I’m not a lawyer so I don’t want to get into like the legal stuff but I have had lawyers tell me that there are certain. Protections and stuff that the Library of Congress copyright will give you that the WJ registration will not so he recommended. This was my lawyer was recommending that I do register everything with both the wga and the LIE becomes.
In fact, I don’t even know that he cared about the wga that’s my addiction but he did he was a lawyer and he did recommend that I recommend it that I registered with the but it’s just a matter of going through the process. It’s all online in this day and age, so it’s not that complicated and I can’t remember.
I just can’t remember off the top of my head what it is, but I have a post where I go through it in great detail and explain how to do it for my understanding. The wga is is basically a token and has no legal protection whatsoever while the only one that really matters is the Library of Congress the wjs.
Um, but it really is kind of like a token. It’s nice. But if you only do the wga you’re in trouble, so you definitely have to have at least the the Library of Congress, uh as well because that’s the one that really counts but you’re right they do there are producers asked for the WJ and there’s a sense of credibility I guess.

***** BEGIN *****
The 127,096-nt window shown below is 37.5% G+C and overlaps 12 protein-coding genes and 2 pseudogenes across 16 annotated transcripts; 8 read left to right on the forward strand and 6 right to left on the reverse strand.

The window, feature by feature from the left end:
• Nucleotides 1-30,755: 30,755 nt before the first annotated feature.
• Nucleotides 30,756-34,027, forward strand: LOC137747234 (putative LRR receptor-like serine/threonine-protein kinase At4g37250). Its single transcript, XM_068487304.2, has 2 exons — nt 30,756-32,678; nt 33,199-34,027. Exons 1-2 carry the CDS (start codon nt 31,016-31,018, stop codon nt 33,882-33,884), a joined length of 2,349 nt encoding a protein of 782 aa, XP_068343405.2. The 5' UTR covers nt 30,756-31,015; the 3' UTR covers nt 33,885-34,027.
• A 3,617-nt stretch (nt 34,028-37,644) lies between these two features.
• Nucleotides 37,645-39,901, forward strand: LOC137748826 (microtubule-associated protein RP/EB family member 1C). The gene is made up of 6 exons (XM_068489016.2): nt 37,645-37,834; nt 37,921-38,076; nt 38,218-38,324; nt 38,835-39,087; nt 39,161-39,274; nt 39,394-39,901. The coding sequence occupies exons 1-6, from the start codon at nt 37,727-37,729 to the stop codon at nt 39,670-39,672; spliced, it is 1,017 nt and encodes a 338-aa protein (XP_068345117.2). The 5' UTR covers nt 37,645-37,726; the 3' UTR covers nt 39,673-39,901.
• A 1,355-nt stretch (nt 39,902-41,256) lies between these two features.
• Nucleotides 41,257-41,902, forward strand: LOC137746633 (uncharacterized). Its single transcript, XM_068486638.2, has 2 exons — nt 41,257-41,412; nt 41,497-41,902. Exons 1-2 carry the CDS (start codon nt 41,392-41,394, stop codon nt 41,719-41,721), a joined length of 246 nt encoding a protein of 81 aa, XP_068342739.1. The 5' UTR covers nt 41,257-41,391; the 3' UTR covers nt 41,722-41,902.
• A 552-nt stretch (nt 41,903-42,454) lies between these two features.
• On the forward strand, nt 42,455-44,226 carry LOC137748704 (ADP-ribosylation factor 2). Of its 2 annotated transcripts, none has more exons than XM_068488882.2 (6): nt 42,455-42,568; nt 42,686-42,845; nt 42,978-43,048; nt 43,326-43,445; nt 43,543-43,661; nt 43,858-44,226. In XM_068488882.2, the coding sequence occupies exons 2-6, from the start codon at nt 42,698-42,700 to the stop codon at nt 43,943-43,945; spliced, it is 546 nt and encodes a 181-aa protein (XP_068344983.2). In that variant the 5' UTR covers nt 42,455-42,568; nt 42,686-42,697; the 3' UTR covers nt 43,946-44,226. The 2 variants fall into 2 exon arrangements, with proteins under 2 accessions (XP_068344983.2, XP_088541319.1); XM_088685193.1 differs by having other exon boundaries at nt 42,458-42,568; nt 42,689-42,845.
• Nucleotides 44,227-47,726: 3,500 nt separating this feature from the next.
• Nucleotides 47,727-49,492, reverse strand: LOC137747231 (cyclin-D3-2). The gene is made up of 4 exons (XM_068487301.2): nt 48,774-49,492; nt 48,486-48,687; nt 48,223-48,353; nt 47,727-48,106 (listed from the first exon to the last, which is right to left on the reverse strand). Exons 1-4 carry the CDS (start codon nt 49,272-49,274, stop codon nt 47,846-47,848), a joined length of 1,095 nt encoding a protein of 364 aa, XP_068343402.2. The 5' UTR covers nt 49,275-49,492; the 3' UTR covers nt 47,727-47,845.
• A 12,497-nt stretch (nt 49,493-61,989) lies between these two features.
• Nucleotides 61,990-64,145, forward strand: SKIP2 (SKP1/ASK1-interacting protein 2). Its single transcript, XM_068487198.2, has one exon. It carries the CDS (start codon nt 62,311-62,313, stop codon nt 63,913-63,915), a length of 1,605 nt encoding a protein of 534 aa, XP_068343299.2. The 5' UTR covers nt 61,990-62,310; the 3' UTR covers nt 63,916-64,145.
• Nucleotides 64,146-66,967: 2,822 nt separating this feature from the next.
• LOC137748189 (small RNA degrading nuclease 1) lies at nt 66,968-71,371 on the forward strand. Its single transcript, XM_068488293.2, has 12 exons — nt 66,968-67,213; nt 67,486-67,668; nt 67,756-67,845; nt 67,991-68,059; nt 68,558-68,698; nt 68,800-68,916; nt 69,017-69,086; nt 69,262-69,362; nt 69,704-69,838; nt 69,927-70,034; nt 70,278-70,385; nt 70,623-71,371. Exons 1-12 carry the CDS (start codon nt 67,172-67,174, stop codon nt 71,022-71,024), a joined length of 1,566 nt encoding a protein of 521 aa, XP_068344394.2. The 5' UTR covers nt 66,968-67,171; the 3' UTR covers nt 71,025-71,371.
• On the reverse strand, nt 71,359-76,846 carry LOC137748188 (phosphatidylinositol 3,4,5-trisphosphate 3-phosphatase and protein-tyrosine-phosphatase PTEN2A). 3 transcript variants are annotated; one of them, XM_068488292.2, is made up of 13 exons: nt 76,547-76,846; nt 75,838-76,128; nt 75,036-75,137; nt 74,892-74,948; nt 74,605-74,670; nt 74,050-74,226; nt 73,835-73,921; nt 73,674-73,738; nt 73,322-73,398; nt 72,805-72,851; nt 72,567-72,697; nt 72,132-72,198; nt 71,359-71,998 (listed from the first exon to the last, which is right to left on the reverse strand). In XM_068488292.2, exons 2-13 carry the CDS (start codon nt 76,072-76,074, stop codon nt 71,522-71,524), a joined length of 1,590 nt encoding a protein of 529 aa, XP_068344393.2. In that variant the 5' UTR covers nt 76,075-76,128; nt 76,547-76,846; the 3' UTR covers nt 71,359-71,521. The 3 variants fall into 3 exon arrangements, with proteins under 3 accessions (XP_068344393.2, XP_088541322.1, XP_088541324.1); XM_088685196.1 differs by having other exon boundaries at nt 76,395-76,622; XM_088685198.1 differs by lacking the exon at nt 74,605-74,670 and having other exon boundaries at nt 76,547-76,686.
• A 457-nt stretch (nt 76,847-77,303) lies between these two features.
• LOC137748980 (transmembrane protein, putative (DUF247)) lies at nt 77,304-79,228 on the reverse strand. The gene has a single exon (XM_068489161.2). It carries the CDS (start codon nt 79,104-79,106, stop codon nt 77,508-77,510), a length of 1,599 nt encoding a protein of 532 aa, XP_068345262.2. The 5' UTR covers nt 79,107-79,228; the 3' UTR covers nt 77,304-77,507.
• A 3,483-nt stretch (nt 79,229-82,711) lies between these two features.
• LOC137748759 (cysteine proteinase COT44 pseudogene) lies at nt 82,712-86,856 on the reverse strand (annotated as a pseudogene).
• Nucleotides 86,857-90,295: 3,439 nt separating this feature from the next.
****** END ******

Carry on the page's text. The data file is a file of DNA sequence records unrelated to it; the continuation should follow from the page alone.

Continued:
Yeah, I mean the thing my experience with the Library of Congress is that it’s always taken a long time. Um, and I haven’t done it in a while. So my memory is a little little hazy but when you register a script with them, they don’t give you like it’s not instant registration just and so it’s like six months.
Yes, six months or nine months later. You’ll get a letter with your actual, you know Library of Congress. Registration number and so often what I find is I get done with my script and I want to start sending it out. So the wga will give you a registration number right then and there. So at least you’re you’re whatever their protection is and again, you may be right that it doesn’t offer much of any protection but it is some protection and so I always just do the WJ and then I don’t I don’t feel bad about sending it out before that de Library of Congress letter actually comes back to me.
Um, so I can start sending it out. At least I feel comfortable with that again. Your own due diligence, but that’s what I do. Yeah, and from what I understand is once you register at the Library of Congress, it starts at that moment you register. So if anything comes along and someone tries to take your stuff, you know or tries to copyright it after you.
Yeah, you’re first in line got that day. Yeah, exactly. So it starts from that date even though you don’t get the registration for a year now. Can you um, uh, can you tell me a little bit about selling the screenplay you do there? So sure so this started. Um, I started I think in 2009 as just a Blog um, and I basically at that point I had written a book, um called of all things selling your screenplay and I basically just went and detailed my experience selling whatever scripts I had sold up to.